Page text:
There Are Certain Moments of Inertia

The novel is dead, so said Philip Roth well before my sperm hit the fan and became the fertilized egg.

Did he say this to globalize anxiety before there was a global economy?

Some other writer — whose name I forgot to scratch down on my literary utensil — has said this about Roth’s flagrante delicto: “The death of the novel’s been proclaimed my whole life. I guess I feel that, if it’s true, then what’s the point of worrying about it? And if it isn’t true, then go back to work.”

What mystical granting has allowed Roth to be the stone-that-skips-the-nomenclature-wave and speak this line as if to catch all us writers in human bondage?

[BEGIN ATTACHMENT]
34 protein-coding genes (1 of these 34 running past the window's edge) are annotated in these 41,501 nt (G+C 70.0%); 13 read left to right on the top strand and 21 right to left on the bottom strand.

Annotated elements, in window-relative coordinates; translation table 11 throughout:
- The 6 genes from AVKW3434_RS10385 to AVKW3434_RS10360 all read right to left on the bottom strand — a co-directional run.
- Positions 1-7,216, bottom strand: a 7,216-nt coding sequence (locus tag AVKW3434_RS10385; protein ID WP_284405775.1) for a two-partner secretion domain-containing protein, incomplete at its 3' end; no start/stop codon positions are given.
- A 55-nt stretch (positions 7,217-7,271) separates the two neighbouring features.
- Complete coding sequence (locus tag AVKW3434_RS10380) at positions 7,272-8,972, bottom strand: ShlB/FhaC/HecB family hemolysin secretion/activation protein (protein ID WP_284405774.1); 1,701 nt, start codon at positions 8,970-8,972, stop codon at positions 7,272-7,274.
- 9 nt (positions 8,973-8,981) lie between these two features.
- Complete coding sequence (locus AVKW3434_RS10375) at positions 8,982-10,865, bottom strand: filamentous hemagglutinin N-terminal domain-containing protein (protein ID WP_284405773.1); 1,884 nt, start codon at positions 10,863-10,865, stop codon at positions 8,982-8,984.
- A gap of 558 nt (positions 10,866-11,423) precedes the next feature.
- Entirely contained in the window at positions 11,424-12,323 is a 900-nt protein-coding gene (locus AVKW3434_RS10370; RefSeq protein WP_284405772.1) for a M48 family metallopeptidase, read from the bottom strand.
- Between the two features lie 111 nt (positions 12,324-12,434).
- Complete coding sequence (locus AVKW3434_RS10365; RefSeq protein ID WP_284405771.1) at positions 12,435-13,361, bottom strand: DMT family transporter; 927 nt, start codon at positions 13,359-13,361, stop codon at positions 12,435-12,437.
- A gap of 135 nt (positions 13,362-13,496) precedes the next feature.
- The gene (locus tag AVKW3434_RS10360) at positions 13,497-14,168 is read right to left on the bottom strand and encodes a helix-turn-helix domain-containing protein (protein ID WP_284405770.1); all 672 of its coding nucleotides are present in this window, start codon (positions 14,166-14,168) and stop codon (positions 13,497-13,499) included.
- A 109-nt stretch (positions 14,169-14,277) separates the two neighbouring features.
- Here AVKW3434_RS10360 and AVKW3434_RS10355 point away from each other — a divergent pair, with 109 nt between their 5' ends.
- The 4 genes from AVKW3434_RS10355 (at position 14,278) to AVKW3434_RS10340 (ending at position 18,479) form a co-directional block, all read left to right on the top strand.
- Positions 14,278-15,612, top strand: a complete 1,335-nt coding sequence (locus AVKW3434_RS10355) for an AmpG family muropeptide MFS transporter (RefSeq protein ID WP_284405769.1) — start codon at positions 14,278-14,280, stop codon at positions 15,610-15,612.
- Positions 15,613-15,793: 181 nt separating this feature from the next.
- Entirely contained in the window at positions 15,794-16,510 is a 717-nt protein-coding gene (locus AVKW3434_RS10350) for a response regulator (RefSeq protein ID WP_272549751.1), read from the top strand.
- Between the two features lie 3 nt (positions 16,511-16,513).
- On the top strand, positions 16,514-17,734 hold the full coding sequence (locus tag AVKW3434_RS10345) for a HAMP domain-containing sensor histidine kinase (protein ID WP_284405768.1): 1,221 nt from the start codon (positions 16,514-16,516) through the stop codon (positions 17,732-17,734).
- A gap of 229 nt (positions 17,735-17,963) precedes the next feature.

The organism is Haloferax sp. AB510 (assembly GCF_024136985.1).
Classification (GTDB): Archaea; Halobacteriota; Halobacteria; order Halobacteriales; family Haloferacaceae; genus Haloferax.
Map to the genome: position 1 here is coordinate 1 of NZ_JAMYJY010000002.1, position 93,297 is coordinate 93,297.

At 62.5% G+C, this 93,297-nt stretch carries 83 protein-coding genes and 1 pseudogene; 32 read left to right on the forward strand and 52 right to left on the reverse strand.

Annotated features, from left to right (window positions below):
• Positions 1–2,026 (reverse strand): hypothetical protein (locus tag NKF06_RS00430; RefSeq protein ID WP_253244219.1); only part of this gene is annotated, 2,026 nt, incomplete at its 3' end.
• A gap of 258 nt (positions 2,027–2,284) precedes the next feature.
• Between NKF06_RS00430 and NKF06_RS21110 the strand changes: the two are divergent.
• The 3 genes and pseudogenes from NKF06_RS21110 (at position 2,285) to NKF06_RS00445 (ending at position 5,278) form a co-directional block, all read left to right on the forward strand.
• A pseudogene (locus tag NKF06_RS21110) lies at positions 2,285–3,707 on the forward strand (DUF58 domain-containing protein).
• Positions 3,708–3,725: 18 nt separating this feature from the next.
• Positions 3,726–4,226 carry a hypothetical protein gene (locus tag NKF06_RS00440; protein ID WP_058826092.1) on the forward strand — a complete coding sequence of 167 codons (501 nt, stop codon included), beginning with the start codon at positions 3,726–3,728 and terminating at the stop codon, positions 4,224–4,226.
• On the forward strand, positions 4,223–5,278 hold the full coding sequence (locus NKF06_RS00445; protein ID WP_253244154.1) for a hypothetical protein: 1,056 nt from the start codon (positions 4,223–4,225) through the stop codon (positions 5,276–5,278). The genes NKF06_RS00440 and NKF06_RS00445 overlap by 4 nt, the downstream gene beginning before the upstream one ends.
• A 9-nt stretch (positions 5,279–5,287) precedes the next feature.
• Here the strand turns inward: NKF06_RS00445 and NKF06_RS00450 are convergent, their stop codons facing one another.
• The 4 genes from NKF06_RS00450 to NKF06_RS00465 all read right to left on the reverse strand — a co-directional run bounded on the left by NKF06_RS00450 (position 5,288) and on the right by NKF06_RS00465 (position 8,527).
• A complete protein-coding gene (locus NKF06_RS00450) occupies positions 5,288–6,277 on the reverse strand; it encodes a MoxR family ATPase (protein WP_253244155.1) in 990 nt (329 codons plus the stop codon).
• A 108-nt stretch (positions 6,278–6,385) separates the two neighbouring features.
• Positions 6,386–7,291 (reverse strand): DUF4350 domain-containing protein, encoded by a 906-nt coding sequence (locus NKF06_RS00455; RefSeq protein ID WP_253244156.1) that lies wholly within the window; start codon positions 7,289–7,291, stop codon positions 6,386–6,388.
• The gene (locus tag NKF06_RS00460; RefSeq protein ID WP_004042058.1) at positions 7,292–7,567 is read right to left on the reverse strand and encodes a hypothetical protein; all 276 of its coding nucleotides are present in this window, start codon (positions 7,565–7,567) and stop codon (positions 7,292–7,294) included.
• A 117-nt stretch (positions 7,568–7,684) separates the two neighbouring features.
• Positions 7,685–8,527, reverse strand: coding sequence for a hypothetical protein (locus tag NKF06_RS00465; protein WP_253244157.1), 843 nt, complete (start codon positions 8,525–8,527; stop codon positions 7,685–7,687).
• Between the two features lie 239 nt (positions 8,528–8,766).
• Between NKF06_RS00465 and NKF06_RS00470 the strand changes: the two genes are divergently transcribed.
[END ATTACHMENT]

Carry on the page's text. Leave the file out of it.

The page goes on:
Does he dream of himself as the monadic literary atom?

And what does it say for the rest of us poor saps who must become a modicum of hissy fits, demanding that our own efforts whiz not in a vacuum, but beg to be allowed their own atrocious miracle.

Thank you Mr. Roth for allowing me to drift aimlessly in the void of your unproblematic sageness.

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